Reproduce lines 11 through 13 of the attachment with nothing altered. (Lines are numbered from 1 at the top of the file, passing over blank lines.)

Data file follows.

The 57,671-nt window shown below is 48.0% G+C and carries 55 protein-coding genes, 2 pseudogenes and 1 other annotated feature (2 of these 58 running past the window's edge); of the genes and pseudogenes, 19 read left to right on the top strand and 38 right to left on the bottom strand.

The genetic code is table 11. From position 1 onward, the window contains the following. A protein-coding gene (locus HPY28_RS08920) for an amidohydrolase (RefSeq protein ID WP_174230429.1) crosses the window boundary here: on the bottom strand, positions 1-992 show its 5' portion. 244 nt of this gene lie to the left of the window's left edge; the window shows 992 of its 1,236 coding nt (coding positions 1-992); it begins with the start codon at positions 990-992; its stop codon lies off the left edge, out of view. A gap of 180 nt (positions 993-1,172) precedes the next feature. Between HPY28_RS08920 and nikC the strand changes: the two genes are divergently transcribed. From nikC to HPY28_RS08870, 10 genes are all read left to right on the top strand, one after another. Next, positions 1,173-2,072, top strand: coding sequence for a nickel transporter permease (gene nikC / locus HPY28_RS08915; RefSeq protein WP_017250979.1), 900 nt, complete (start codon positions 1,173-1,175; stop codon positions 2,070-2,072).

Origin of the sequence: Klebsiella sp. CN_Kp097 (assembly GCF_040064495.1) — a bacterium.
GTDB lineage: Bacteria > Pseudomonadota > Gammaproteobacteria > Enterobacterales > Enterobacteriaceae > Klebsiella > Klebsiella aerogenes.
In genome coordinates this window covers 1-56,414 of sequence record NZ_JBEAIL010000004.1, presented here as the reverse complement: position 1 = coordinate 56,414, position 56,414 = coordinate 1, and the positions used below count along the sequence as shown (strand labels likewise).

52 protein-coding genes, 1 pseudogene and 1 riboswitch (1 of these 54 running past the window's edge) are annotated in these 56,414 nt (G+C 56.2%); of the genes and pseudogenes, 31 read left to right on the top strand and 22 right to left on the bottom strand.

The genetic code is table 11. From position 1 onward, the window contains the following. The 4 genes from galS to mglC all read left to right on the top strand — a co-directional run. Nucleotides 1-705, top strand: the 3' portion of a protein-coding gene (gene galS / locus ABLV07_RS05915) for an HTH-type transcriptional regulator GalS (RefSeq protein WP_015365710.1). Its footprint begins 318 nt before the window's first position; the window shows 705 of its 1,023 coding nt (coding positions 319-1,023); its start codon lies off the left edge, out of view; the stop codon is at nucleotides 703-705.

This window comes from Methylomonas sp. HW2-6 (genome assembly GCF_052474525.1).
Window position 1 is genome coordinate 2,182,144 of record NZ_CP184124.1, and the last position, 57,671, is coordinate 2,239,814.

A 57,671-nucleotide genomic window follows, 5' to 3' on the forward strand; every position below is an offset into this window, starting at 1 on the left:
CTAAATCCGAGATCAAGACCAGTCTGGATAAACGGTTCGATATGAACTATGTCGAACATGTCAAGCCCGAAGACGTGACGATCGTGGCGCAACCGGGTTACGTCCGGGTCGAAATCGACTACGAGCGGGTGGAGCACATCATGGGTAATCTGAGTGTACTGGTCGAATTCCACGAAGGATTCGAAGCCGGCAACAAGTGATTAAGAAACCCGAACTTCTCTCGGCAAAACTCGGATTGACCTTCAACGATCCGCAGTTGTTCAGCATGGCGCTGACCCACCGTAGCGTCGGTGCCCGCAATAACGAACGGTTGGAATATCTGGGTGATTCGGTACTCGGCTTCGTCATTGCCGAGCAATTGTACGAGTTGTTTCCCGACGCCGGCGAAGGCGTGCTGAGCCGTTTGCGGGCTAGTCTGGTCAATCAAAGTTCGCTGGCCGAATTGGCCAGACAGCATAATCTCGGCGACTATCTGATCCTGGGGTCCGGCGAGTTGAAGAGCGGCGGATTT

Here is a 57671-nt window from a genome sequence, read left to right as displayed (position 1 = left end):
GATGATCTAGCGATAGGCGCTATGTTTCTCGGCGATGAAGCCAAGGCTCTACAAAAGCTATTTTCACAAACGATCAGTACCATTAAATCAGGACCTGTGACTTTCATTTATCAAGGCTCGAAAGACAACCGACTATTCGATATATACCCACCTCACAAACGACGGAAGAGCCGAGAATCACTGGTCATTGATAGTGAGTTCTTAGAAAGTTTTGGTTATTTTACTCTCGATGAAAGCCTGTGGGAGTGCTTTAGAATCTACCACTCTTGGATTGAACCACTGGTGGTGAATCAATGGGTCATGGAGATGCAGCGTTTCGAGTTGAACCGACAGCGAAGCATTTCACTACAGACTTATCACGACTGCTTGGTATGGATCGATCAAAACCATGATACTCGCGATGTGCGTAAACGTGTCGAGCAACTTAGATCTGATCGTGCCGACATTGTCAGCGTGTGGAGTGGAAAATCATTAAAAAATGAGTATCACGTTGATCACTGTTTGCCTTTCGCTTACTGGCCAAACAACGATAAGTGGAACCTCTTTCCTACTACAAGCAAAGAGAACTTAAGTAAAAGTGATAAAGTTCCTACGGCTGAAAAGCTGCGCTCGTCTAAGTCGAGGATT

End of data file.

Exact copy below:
CTAAATCCGAGATCAAGACCAGTCTGGATAAACGGTTCGATATGAACTATGTCGAACATGTCAAGCCCGAAGACGTGACGATCGTGGCGCAACCGGGTTACGTCCGGGTCGAAATCGACTACGAGCGGGTGGAGCACATCATGGGTAATCTGAGTGTACTGGTCGAATTCCACGAAGGATTCGAAGCCGGCAACAAGTGATTAAGAAACCCGAACTTCTCTCGGCAAAACTCGGATTGACCTTCAACGATCCGCAGTTGTTCAGCATGGCGCTGACCCACCGTAGCGTCGGTGCCCGCAATAACGAACGGTTGGAATATCTGGGTGATTCGGTACTCGGCTTCGTCATTGCCGAGCAATTGTACGAGTTGTTTCCCGACGCCGGCGAAGGCGTGCTGAGCCGTTTGCGGGCTAGTCTGGTCAATCAAAGTTCGCTGGCCGAATTGGCCAGACAGCATAATCTCGGCGACTATCTGATCCTGGGGTCCGGCGAGTTGAAGAGCGGCGGATTT

Here is a 57671-nt window from a genome sequence, read left to right as displayed (position 1 = left end):
GATGATCTAGCGATAGGCGCTATGTTTCTCGGCGATGAAGCCAAGGCTCTACAAAAGCTATTTTCACAAACGATCAGTACCATTAAATCAGGACCTGTGACTTTCATTTATCAAGGCTCGAAAGACAACCGACTATTCGATATATACCCACCTCACAAACGACGGAAGAGCCGAGAATCACTGGTCATTGATAGTGAGTTCTTAGAAAGTTTTGGTTATTTTACTCTCGATGAAAGCCTGTGGGAGTGCTTTAGAATCTACCACTCTTGGATTGAACCACTGGTGGTGAATCAATGGGTCATGGAGATGCAGCGTTTCGAGTTGAACCGACAGCGAAGCATTTCACTACAGACTTATCACGACTGCTTGGTATGGATCGATCAAAACCATGATACTCGCGATGTGCGTAAACGTGTCGAGCAACTTAGATCTGATCGTGCCGACATTGTCAGCGTGTGGAGTGGAAAATCATTAAAAAATGAGTATCACGTTGATCACTGTTTGCCTTTCGCTTACTGGCCAAACAACGATAAGTGGAACCTCTTTCCTACTACAAGCAAAGAGAACTTAAGTAAAAGTGATAAAGTTCCTACGGCTGAAAAGCTGCGCTCGTCTAAGTCGAGGATT